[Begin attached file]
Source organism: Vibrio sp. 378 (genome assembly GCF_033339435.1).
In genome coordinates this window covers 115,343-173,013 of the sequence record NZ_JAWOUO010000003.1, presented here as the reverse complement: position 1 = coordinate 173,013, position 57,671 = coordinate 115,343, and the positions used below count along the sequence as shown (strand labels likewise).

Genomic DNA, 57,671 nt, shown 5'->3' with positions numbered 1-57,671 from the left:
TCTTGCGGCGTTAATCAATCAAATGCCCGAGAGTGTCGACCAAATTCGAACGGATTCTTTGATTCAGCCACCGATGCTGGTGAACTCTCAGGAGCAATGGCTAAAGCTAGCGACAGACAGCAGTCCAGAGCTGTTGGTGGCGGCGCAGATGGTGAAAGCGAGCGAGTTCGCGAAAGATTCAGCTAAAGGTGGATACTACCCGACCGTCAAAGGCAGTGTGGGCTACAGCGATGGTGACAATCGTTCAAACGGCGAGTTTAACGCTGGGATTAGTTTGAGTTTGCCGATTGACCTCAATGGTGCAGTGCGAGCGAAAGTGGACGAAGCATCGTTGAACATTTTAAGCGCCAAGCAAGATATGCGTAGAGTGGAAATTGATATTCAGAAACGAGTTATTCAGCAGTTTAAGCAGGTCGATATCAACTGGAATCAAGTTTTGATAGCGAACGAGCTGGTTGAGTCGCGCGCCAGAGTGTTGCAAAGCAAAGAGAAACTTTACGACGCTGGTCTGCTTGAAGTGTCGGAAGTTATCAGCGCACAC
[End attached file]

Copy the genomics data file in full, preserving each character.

Source organism: Vibrio sp. 378 (genome assembly GCF_033339435.1).
In genome coordinates this window covers 115,343-173,013 of the sequence record NZ_JAWOUO010000003.1, presented here as the reverse complement: position 1 = coordinate 173,013, position 57,671 = coordinate 115,343, and the positions used below count along the sequence as shown (strand labels likewise).

Genomic DNA, 57,671 nt, shown 5'->3' with positions numbered 1-57,671 from the left:
TCTTGCGGCGTTAATCAATCAAATGCCCGAGAGTGTCGACCAAATTCGAACGGATTCTTTGATTCAGCCACCGATGCTGGTGAACTCTCAGGAGCAATGGCTAAAGCTAGCGACAGACAGCAGTCCAGAGCTGTTGGTGGCGGCGCAGATGGTGAAAGCGAGCGAGTTCGCGAAAGATTCAGCTAAAGGTGGATACTACCCGACCGTCAAAGGCAGTGTGGGCTACAGCGATGGTGACAATCGTTCAAACGGCGAGTTTAACGCTGGGATTAGTTTGAGTTTGCCGATTGACCTCAATGGTGCAGTGCGAGCGAAAGTGGACGAAGCATCGTTGAACATTTTAAGCGCCAAGCAAGATATGCGTAGAGTGGAAATTGATATTCAGAAACGAGTTATTCAGCAGTTTAAGCAGGTCGATATCAACTGGAATCAAGTTTTGATAGCGAACGAGCTGGTTGAGTCGCGCGCCAGAGTGTTGCAAAGCAAAGAGAAACTTTACGACGCTGGTCTGCTTGAAGTGTCGGAAGTTATCAGCGCACAC